Tuesday, November 26, 2013

"Why Care About the NSA?", a short film from the New York Times

Electronic Frontier Foundation has tweeted its recommendation to watch a short film by Brian Knappenberger and the New York Times.  I believe the film might be screened in some short film festivals. It is titled “Why Care About the NSA?” The link for the film is here
  
David Sirolta, Kurt Opsahl and Daniel Ellsberg speak.
  


One of the reasons given for caring is that most people don’t really know when they may be doing something “wrong”.  Journalists and bloggers may find that this comment particularly applies to them. (My "implicit content" problem might be a good example.)  Another is that private companies that track don’t prosecute, but the government (using data from the National Security Agency) could.  And still a big reason is the idea that data could be used to go after activists unpopular with government, especially with the right wing.  These could include union organizers and pro-abortion activists, or pro-military.  Imagine, one woman said, what “Gunner” Joe McCarthy could have done with a modern NSA.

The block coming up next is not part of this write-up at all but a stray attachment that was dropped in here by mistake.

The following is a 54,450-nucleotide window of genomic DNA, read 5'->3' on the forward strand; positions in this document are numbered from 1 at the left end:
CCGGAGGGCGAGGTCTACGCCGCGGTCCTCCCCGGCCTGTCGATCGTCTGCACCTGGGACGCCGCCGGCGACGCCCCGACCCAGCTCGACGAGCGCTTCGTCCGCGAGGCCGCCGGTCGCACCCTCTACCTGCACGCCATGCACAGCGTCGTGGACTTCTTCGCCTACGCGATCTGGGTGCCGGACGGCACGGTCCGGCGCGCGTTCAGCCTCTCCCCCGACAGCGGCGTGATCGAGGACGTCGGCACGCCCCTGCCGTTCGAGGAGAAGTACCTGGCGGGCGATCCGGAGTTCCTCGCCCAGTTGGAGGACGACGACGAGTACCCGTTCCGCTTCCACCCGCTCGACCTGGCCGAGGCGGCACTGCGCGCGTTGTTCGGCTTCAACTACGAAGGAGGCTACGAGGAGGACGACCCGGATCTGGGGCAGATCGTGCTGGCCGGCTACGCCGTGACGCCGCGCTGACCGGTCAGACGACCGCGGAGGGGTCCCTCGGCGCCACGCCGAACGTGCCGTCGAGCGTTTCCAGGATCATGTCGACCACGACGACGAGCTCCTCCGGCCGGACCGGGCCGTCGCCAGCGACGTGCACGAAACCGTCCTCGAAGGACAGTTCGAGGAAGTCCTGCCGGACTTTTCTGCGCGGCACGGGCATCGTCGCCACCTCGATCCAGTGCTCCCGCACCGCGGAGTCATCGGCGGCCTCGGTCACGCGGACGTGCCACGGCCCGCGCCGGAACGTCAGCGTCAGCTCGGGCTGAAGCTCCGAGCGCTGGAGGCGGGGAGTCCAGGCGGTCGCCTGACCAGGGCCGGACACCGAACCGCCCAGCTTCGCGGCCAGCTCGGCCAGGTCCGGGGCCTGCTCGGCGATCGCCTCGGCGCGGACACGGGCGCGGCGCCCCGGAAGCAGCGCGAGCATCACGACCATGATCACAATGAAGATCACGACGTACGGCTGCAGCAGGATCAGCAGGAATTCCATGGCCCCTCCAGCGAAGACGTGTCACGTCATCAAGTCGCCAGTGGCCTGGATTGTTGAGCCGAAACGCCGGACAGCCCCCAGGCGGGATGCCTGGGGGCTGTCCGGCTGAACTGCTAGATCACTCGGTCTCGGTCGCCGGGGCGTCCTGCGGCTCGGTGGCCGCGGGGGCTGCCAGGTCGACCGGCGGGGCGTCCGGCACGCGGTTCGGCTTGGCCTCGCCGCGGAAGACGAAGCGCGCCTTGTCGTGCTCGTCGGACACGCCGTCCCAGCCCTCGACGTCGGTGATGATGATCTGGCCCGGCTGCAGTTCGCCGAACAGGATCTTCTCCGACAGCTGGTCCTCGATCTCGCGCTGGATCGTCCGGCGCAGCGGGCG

The New York Times reported Tuesday, in a piece by Nicole Perlroth and John Markoff, that the NSA has developed a "peephole" to penetrate Google and Yahoo!, with the fiber-optic cables from Verizon that connect the data centers, which are themselves heavily secured.  The story is here.  There are major data bunkers in Loudoun County VA and in North Carolina, for example.  

It gets worse (not better).  Huffington Post reports, in a staff story that the NSA spies on "porn viewing" in order to find "radicalizers" whom to discredit, link here. An online reputation issue, maybe?

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